A little more than a year ago, Joba Chamberlain was getting his first taste of professional baseball with West Oahu in Hawaii Winter Baseball. After torching through three levels of the minor leagues last year before striking out 34 batters in 24 innings for a 0.38 ERA in the majors, Chamberlain heads into 2008 not only as a strong rookie of the year candidate, but with the heightened external expectations that accompany most high-ranking prospects in the nation’s largest market.
"He’s kind of drinking from a fire hose right now," (Yankees general manager Brian) Cashman said at Legends Field.
"So much has happened for him because of the 24 innings of major-league work. It was 24 innings, so it’s incumbent on all of us around him who care about him, his father and everyone in the Yankee family to make sure that we slow it all down for him because sometimes that stuff can carry you away."
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"He’s really level-headed,” Cashman said. "I do trust this won’t have an adverse affect on him, but at the same time you have to manage it. You can’t trust that everybody can manage all of it. That’s why the support system is there, and hopefully with all the people that care about him, his life will continue as it was before Aug. 7, when we called him up to the big leagues.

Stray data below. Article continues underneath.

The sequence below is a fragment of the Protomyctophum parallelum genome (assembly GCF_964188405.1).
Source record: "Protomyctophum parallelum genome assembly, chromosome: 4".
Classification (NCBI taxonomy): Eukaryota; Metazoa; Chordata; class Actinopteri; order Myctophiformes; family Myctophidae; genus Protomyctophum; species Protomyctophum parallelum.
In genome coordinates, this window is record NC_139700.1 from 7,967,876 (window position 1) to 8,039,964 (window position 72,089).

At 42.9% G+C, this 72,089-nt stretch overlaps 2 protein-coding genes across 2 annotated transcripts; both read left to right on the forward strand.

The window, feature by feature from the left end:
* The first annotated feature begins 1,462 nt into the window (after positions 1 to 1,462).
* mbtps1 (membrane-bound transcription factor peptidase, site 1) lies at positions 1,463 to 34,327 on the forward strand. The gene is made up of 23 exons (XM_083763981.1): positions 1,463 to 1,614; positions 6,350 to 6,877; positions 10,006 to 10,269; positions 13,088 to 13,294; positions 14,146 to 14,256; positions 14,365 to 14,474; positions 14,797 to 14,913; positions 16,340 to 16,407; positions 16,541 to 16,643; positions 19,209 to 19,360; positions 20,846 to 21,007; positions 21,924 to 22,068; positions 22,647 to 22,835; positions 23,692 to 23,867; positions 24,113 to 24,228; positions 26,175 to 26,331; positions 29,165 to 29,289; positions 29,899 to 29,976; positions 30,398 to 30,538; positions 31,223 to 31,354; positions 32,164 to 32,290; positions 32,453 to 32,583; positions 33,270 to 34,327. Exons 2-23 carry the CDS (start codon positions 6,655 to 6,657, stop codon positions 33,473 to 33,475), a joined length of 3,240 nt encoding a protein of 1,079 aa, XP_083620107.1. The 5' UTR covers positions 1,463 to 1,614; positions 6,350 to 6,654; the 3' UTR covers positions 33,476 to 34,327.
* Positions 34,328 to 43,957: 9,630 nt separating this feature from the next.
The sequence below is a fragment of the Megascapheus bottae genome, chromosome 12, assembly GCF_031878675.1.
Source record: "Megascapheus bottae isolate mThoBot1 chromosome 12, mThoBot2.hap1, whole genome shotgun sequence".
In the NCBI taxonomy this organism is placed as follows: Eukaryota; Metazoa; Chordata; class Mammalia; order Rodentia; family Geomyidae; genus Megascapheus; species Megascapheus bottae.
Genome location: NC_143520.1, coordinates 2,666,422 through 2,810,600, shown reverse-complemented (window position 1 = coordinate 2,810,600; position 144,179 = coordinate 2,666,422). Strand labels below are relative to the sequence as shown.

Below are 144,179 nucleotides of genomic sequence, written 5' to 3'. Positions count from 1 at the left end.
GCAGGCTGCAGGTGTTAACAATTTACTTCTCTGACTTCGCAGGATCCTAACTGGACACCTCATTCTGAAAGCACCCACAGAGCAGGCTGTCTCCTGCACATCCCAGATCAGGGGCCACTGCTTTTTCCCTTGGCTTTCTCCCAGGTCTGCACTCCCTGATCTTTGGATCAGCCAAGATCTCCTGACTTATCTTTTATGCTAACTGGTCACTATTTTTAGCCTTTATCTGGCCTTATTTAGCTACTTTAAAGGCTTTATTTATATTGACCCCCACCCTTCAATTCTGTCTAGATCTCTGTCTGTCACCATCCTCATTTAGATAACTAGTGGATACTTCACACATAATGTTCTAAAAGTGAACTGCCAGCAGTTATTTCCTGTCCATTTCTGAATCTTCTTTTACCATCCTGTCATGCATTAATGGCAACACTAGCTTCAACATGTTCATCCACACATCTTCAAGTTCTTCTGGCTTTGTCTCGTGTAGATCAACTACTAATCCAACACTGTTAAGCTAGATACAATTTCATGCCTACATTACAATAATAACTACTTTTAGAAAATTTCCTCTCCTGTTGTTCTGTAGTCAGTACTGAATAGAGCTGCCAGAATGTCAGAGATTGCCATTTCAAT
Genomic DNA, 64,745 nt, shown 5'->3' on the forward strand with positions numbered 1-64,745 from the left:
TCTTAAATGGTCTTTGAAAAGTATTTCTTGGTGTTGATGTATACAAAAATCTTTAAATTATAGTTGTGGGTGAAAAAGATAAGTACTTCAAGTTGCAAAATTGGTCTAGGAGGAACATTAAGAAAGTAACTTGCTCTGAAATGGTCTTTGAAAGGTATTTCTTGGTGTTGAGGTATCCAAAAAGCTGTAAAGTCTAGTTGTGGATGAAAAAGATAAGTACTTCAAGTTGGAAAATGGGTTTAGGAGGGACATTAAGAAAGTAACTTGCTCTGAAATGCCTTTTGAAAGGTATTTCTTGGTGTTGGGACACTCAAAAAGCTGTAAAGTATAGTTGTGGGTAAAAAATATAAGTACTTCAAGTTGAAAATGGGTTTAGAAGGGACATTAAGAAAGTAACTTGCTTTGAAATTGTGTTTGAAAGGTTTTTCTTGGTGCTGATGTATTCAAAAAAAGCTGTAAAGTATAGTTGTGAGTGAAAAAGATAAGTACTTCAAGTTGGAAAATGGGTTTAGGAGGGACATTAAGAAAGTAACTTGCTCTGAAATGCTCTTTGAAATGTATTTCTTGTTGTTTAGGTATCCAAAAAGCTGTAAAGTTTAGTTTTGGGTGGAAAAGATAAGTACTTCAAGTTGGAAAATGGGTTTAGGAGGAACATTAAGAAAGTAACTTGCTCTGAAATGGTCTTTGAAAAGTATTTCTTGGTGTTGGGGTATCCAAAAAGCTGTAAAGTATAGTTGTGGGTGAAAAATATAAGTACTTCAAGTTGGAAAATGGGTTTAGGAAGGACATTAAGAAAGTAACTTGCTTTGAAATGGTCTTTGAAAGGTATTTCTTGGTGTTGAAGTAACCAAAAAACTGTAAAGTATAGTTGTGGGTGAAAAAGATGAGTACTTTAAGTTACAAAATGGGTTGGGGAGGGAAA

"He’s a special individual and hopefully that will never change. He’s such a big kid, he does have his priorities straight, and that all goes to what his dad taught him. I’m hoping when he’s 40 years old and still playing this game that he still has that little kid in him, because that’s what people love about him."
Although Cashman didn’t mention specifically what the organization will do to manage Chamberlain’s expectations, the Yankees will at least manage his workload by having him start the season in the bullpen. Chamberlain only pitched 124 1/3 innings and faced 437 batters last year after missing the first month of the season with a mild hamstring pull. He pitched 127 innings and faced 523 batters in 2006; 89 1/3 innings and 380 batters faced during the college season at Nebraska, then 37 2/3 innings and 143 batters faced between October and November in HWB.